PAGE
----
In greater detail 01/20
After studying at Paris Dauphine University, Laurent Schuster spent 15 years working in industry. He moved to the British company, Wincanton, as its Financial Director in 2008. Schuster has been managing Rhenus Logistics in France since September 2018.
Manfred Fischer studied chemical engineering and has been working at Merck for almost 34 years, about 30 of them in various positions in the supply chain and logistics divisions. He is currently responsible for the distribution of life science products in the EMEA (Europe/Middle East/Africa) business region as well as Latin America.
Please tell us a little about the early days of your partnership in France. How did it materialise and how has the customer relationship developed during the last few years?
Schuster: After we initially took over the customs clearance operations for Merck, transport and logistics activities were gradually added to the portfolio. Rhenus in Strasbourg also expanded its services in line with the growth of Merck’s production site in Molsheim – which is only about 25 kilometres from Strasbourg – and finally established a dedicated warehouse for Merck.
Fischer: The working relationship between the Rhenus team and the Merck team in Strasbourg is intensive and contact takes place almost every day. This pays off in the end because it creates good mutual understanding and excellent service.
Excellent service particularly requires employee expertise and suitable infrastructure. Any storage of pharmaceutical and chemical products is rightly subject to high standards. How have you implemented them in the warehouse?
Schuster: We have a special quality team and comply with a large number of specific regulations in the pharmaceutical and health sector. Our employees are also trained to handle dangerous products at low temperatures.
What challenges have you faced so far in your work together?
Fischer: We’re fully aware that we’re not an easy customer. It’s true that seasonal fluctuation does not play a great role, but our standards for quality and service are very stringent. Any company needs a long learning curve to implement these requirements. We have to be aware of the fact that the quality standards and the specific requirements will also continue to grow.
Schuster: Our greatest challenge has been to train our employees so that they become logistics experts for Merck. The spectrum of products is broad and ranges from small bottles of antibodies to filtration units that weigh several hundreds of kilos. However, we can cope with the customer’s requirements very well with the warehouse space that we have and our IT tools.
Mr Fischer, what are the criteria that you use to select a logistics partner and why did you decide to work with Rhenus?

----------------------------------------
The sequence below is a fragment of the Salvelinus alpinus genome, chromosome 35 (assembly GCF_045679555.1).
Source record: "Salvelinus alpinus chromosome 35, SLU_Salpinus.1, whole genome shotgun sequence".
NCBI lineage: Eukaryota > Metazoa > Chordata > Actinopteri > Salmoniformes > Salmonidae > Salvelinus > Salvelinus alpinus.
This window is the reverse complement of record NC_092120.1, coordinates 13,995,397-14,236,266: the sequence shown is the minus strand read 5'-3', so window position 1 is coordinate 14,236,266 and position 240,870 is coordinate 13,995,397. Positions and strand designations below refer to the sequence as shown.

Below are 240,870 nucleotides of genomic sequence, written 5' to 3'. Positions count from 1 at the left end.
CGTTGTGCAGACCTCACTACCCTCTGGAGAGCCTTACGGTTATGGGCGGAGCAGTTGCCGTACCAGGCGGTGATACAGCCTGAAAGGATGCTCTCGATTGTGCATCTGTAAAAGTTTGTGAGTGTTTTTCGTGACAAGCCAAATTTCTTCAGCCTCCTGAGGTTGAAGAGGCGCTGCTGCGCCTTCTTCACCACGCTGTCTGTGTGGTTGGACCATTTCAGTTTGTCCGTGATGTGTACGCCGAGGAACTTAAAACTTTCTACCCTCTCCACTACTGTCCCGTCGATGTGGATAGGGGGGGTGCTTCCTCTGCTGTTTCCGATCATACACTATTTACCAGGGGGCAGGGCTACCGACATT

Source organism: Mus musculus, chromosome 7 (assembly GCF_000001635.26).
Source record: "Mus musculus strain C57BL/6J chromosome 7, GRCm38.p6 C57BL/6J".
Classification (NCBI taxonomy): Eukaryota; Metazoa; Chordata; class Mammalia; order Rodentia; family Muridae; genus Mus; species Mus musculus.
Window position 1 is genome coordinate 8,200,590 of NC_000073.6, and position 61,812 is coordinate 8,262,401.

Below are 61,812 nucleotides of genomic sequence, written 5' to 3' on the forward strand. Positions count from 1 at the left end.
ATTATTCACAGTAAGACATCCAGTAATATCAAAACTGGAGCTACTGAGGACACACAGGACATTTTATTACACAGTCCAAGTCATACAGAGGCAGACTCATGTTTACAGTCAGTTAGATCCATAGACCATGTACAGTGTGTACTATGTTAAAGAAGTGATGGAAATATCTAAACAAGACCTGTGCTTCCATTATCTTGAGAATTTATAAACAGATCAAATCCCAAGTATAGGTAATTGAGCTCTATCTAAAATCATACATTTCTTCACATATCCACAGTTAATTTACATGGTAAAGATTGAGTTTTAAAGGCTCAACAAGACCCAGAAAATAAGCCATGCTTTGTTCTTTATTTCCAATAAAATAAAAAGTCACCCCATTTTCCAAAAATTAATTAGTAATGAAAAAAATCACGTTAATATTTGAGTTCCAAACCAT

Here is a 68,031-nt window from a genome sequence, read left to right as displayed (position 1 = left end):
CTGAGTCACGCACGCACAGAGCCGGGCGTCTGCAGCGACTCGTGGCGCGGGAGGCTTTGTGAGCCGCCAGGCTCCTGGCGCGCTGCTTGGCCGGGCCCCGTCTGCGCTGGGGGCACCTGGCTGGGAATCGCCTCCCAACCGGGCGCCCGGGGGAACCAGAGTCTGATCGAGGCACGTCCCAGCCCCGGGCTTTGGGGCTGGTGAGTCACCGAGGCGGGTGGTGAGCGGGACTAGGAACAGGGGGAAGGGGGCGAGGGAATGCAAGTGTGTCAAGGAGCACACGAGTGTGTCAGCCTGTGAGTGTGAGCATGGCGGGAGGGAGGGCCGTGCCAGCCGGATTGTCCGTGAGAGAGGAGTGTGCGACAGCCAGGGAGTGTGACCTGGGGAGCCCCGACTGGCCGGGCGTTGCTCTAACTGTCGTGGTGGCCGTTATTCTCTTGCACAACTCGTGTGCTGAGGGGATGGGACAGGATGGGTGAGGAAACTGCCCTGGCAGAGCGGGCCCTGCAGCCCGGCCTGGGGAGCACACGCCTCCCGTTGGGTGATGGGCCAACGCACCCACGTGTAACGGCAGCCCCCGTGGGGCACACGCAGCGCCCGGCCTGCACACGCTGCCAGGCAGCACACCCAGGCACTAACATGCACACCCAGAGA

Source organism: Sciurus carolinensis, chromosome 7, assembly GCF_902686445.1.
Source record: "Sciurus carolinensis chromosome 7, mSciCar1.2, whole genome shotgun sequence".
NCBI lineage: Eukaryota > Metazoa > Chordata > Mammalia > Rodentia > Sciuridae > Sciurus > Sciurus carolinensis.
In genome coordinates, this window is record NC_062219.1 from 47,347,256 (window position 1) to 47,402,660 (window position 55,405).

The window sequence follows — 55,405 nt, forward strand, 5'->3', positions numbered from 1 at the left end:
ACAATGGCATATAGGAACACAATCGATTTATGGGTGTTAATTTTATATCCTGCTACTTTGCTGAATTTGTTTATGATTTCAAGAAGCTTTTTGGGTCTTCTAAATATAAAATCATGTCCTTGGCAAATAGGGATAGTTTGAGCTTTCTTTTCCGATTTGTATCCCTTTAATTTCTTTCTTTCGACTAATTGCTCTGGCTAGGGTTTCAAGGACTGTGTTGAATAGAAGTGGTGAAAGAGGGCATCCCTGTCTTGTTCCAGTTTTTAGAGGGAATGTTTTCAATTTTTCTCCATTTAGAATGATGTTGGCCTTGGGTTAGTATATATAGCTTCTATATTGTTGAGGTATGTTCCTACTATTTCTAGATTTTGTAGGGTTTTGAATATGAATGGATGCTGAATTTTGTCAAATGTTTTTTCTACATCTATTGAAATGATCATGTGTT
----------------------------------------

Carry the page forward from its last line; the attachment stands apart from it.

Fischer: We focus on long-term partnerships with our warehouse services providers. Rhenus is a family-managed business like ours and it also thinks ahead on a long-term basis.
What do you believe are the crucial factors to ensure that a customer and service provider can work together successfully?
Fischer: In addition to having a long-term working relationship, it’s very important for us to have a well-coordinated strategy, an intensive exchange of ideas at a working level and, in the end, trust too.
Schuster: Close communications enable us to understand our partner’s problems and find solutions together. This will only work if the services provider understands its customer’s needs and considers the latter’s obligations too. An ability to respond and speed in introducing new projects are also essential elements.
To what degree have the logistics operations for your products continued to develop as a result of digitalisation and technical innovations during the last few years?
Fischer: We’re constantly improving the IT systems on both sides. We’ve put a new warehouse management system into operation at Rhenus in Strasbourg and this has been managed very professionally; at Merck, we’re now in the process of introducing a new ERP system to manage our global operations.
What kind of improvement potential can you still see for logistics processes along your supply chain?
Fischer: We assume that we’ll be able to achieve significant improvements in our supply chain and in our stocks by standardising our IT systems. Until we’ve achieved this, we’re constantly optimising our processes. We’re fully aware that this will only work if we include our logistics partners.
Schuster: The degree of digitalisation for processes needs to increase even further. Our customers must be able to communicate the status of orders to their clients in real time, for example, and we need to be in a position to change delivery addresses, even if the goods have already left our distribution centres.
Dare to take a look into the future: what will warehouse logistics look like in ten years from now?
Schuster: Employees will certainly continue to work in our warehouses and be supported by robots. The warehouse of the future will have to be very flexible and adaptable and have IT systems that offer greater durability, flexibility and intuition for users. Rhenus has set up an international innovation group in order to be equipped for the future.
And how do you see Merck’s organisation in the future, Mr Fischer?
Fischer: We’re currently growing much faster than the market at Merck Life Science and expect this development to continue. This means that we’ll have to manage the increase in volumes and the mounting requirements for warehouse space in a proactive manner. Tomorrow’s logistics will be even more digital; quality requirements will continue to increase and our major customers naturally won’t stop defining new standards either. The future will therefore be exciting – both for Merck and for Rhenus.
Key figures for the warehouse: